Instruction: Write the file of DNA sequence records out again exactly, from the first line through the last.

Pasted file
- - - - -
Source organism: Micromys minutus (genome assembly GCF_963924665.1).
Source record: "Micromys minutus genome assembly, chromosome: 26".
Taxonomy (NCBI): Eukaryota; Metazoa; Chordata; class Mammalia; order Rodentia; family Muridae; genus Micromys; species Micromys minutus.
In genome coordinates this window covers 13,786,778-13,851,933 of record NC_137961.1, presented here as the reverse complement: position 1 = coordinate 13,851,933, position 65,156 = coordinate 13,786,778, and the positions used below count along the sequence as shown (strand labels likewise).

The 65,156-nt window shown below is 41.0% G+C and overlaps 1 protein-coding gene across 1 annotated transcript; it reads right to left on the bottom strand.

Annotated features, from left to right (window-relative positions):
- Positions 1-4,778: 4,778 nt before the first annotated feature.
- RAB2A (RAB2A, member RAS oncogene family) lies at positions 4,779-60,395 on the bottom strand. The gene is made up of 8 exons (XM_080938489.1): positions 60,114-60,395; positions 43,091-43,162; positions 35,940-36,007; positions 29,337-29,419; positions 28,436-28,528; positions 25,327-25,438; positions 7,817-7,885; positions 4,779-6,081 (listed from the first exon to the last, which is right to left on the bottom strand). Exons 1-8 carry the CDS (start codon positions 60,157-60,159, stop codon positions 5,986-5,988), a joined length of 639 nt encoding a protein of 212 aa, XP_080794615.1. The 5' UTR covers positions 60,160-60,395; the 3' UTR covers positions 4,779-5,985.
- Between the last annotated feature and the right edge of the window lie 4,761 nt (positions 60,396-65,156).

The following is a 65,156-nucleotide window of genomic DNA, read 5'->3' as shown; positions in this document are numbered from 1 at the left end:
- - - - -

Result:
Source organism: Micromys minutus (genome assembly GCF_963924665.1).
Source record: "Micromys minutus genome assembly, chromosome: 26".
Taxonomy (NCBI): Eukaryota; Metazoa; Chordata; class Mammalia; order Rodentia; family Muridae; genus Micromys; species Micromys minutus.
In genome coordinates this window covers 13,786,778-13,851,933 of record NC_137961.1, presented here as the reverse complement: position 1 = coordinate 13,851,933, position 65,156 = coordinate 13,786,778, and the positions used below count along the sequence as shown (strand labels likewise).

The 65,156-nt window shown below is 41.0% G+C and overlaps 1 protein-coding gene across 1 annotated transcript; it reads right to left on the bottom strand.

Annotated features, from left to right (window-relative positions):
- Positions 1-4,778: 4,778 nt before the first annotated feature.
- RAB2A (RAB2A, member RAS oncogene family) lies at positions 4,779-60,395 on the bottom strand. The gene is made up of 8 exons (XM_080938489.1): positions 60,114-60,395; positions 43,091-43,162; positions 35,940-36,007; positions 29,337-29,419; positions 28,436-28,528; positions 25,327-25,438; positions 7,817-7,885; positions 4,779-6,081 (listed from the first exon to the last, which is right to left on the bottom strand). Exons 1-8 carry the CDS (start codon positions 60,157-60,159, stop codon positions 5,986-5,988), a joined length of 639 nt encoding a protein of 212 aa, XP_080794615.1. The 5' UTR covers positions 60,160-60,395; the 3' UTR covers positions 4,779-5,985.
- Between the last annotated feature and the right edge of the window lie 4,761 nt (positions 60,396-65,156).

The following is a 65,156-nucleotide window of genomic DNA, read 5'->3' as shown; positions in this document are numbered from 1 at the left end: